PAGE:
Building Back a Disaster-Impacted Malawi Better and Safer – Volume I (2015)
The floods experienced by Malawi in early 2015 were unprecedented. The impact was far-reaching, affecting 1.1 million people and 17 districts, and killing 106 people, while 172 people were declared missing. The floods indirectly affected many more through secondary effects such as power outages, lack of clean water and market access, and disruption of health and education services. Following the floods, the Government of Malawi, through the Department of Disaster Management Affairs (DoDMA), and with technical and financial support from the European Union (EU), the United Nations (UN) and the World Bank (WB), conducted a Post Disaster Needs Assessment (PDNA). The PDNA estimated damage and losses at US$335 million and it estimated the cost of recovery, and reconstruction needs at US$494 million.
To operationalize the key finding of the PDNA, the GoM initiated processes to develop a National Disaster Recovery Framework (NDRF), with technical support from the Global Facility for Disaster Reduction and Recovery (GFDRR), UN, and the WB, and financing by an Africa Caribbean Pacific - European Union (ACP-EU) grant.
Building back a disaster-affected Malawi better and safer – Volume II: Drought (2017)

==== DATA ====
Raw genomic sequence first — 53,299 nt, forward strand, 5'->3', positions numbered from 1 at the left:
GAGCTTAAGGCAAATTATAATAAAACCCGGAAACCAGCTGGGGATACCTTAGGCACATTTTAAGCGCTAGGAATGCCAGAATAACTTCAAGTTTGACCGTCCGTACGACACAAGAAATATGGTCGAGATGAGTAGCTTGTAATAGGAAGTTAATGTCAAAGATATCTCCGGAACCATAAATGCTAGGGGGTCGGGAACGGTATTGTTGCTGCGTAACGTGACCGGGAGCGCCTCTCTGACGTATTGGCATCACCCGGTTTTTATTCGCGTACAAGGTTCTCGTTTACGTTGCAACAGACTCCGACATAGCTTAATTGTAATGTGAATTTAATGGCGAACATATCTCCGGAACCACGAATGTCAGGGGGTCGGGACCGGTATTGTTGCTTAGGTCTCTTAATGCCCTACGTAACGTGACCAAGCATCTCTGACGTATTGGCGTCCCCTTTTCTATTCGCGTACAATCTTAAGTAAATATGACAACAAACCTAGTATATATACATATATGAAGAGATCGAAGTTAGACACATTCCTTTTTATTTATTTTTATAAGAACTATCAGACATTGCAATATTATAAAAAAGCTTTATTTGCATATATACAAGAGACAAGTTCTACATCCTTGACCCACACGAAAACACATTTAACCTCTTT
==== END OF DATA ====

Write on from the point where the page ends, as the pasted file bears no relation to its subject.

In just the last 36 years, Malawi has experienced eight major droughts, affecting more than 24 million people1. The impact, frequency, and spread of drought in Malawi have intensified in the past four decades and are likely to worsen with climate change, compounded by other factors, such as population growth and environmental degradation. In response to unprecedented flooding in 2015 and the prolonged drought in 2015/16, the Government of Malawi (GoM), with technical and financial support from the European Union (EU), the United Nations, and the World Bank (WB), embarked on a process to increase recovery readiness through the development of a National Disaster Recovery Framework (NDRF). The NDRF was designed in alignment with Malawi’s national disaster risk management and recovery policies and strategies. It serves both strategic and operational purposes in the management of a disaster recovery programme. The NDRF was developed in response to the 2015 floods and has evolved to also guide 2015/16 drought recovery efforts under a common framework, providing oversight to implementation and monitoring arrangements.